They argue that far from there being “no evidence” that police lied, there was plenty of evidence, much of it first revealed by Channel 4 News and Dispatches last December. This evidence included emails from a serving police officer in which he falsely appears to have claimed to have been a member of the public who witnessed events.
There is also a severe discrepancy between the police account of what happened that night, which suggested “several members of the public were present” outside the Downing Street gates, and the CCTV footage, which shows virtually no members of the public were there.
The political pressure on Sir Bernard is likely to mount in coming days, and could result in the third successive resignation of a Metropolitan Police Commissioner in only five years. Sir Ian Blair quit the post in October 2008, and Sir Paul Stephenson in July 2011.
For a police officer to leak details of an ongoing police operation to journalists has become an especially serious offence in recent years, and one for which several policemen have been prosecuted.
Sir Bernard Hogan-Howe issued new guidelines to his own officers about their relations with journalists in May 2012. Communications between the police and the Crown Prosecution Service are regarded as “restricted”, and therefore especially confidential, even in summary form. The danger is that any leak of what the police have told prosecutors could easily prejudice any subsequent trial.
After the official report in 2011 by Elizabeth Filkin into relations between the police and the media, Sir Bernard said “There should be no more secret conversations.” And he added: “There should be no more improper contact and by that what I mean is between the police and the media – that which is of a selfish, rather than a public interest.”
Sir Bernard is under particular pressure over Plebgate, not only because the officers in Downing Street belonged to the Met, but also because he gave a couple of radio interviews last autumn expressing confidence in his men, and saying he had seen nothing to doubt their account of events.
One of these interviews came within hours of the revelations by Channel 4 News and Dispatches which strongly suggested one or more officers had lied. At a hearing in January, Sir Bernard was criticised by MPs on the Home Affairs Select Committee over his handling of the affair.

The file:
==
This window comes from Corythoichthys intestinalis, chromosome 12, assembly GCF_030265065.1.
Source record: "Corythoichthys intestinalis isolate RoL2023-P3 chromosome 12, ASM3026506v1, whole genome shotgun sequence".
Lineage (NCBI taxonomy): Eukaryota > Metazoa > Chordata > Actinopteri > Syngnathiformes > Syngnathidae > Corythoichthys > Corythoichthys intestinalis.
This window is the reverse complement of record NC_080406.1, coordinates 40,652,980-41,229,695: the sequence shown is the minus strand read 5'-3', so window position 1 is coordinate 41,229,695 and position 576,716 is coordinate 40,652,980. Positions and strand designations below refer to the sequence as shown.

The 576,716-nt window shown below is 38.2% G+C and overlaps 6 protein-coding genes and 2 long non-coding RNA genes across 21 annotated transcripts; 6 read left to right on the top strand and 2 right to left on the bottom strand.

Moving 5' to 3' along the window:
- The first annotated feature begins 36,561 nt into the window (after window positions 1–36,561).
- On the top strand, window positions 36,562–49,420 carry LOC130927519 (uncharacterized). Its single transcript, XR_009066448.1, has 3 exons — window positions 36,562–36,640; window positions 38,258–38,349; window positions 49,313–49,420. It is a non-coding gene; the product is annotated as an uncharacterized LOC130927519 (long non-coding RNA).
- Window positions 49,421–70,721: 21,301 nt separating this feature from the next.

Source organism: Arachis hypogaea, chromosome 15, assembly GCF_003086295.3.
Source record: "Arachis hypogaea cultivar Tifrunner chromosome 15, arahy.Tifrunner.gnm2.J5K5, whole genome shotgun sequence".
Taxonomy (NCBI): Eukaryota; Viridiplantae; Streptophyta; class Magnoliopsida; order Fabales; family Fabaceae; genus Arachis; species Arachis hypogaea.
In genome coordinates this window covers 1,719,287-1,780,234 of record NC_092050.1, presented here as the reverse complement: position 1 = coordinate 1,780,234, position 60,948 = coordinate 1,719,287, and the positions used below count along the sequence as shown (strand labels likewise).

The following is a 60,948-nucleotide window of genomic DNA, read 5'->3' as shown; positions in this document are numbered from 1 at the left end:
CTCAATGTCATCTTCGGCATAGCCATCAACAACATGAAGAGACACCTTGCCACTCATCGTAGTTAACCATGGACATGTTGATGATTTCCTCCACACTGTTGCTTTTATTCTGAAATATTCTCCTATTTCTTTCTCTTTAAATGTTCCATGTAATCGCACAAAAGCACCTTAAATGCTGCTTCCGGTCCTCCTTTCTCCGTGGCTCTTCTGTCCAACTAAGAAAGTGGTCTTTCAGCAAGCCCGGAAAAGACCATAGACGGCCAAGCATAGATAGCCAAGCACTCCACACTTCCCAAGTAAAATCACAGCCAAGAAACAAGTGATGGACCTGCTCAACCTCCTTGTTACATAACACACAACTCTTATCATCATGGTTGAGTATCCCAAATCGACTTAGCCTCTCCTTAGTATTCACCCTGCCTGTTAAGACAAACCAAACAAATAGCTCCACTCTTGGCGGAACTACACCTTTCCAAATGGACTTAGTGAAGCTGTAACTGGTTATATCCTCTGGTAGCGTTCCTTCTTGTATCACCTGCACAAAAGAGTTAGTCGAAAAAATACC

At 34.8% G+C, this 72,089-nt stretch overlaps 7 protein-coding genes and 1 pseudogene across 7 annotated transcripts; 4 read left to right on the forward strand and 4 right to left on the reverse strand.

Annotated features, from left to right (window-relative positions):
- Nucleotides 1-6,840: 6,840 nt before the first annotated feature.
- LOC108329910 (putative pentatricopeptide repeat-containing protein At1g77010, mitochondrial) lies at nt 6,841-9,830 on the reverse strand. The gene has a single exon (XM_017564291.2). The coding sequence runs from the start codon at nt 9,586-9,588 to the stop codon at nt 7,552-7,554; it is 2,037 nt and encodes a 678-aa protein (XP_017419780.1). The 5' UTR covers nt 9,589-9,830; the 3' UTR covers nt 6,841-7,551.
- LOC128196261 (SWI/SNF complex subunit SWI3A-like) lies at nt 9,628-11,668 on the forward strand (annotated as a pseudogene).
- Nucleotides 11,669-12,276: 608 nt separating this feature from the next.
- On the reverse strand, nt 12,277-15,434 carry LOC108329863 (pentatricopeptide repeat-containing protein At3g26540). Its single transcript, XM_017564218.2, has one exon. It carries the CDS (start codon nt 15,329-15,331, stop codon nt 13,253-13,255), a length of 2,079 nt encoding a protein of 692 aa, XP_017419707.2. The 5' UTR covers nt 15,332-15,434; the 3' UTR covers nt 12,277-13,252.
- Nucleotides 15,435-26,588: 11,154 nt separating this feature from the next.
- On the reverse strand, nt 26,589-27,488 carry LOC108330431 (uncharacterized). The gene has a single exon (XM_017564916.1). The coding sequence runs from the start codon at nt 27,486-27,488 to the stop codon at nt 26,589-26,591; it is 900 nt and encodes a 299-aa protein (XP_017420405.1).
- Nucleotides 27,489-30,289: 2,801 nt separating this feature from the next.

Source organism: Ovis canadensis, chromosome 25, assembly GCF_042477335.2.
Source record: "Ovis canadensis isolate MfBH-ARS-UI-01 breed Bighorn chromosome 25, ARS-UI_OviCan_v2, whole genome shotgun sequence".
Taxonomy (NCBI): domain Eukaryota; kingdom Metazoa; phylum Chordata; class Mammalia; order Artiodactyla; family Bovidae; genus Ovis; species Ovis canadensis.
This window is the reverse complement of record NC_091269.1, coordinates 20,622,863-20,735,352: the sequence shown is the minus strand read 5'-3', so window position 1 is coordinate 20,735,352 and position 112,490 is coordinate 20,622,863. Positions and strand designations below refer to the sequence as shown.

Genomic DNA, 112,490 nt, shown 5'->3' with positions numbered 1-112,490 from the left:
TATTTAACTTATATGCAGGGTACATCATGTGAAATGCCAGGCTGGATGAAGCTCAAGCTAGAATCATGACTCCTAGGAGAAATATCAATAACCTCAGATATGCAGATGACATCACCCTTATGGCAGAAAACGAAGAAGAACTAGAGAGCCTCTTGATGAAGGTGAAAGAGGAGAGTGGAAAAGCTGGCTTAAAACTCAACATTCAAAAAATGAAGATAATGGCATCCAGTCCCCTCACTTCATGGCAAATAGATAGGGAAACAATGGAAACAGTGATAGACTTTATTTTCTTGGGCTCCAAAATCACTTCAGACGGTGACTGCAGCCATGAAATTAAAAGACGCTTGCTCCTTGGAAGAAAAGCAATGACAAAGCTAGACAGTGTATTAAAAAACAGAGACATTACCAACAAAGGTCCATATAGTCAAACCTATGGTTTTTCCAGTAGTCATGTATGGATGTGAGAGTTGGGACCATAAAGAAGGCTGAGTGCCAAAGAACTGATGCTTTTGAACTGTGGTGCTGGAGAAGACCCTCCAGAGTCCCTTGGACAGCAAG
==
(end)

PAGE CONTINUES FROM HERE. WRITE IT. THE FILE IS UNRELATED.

The Conservative MP and former Shadow Home Secretary David Davis, a close ally of Andrew Mitchell, is pursuing Hogan-Howe with a series of dogged requests under Freedom of Information. Davis wants further details of the briefings to journalists and any evidence of what Hogan-Howe specifically said to them, and any written or audio records of the briefings.
And members of the Home Affairs Select Committee, chaired by Labour MP Keith Vaz, a long-standing personal friend of Mitchell, are likely to grill Hogan-Howe about the apparent leak when the police chief next appears before the committee.
The questions about Sir Bernard Hogan-Howe’s behaviour go alongside mounting frustration within the Mitchell camp that Operation Alice has made so little progress in discovering what happened. After almost six months, no officer has yet been charged with any offence.
The matter will be raised on the floor of the Commons on Monday when another senior MP, Richard Ottaway, the Conservative who chairs the Foreign Affairs Select Committee, is due to asking the Home Secretary Theresa May “what progress is being made on Operation Alice, and if she will make a statement”.
The former Conservative Justice Minister Crispin Blunt recently said: “If it is true that Bernard Hogan-Howe has been briefing journalists off the record about a potential conclusion of a Crown Prosecution Service decision, then that would be outrageous and it would make his position untenable.”
We have asked the Commissioner for an interview but so far both he and the Met are refusing to comment further.
However, as we will be able to reveal tonight, yet more political pressure may force Sir Bernard to explain exactly what was said in these meetings.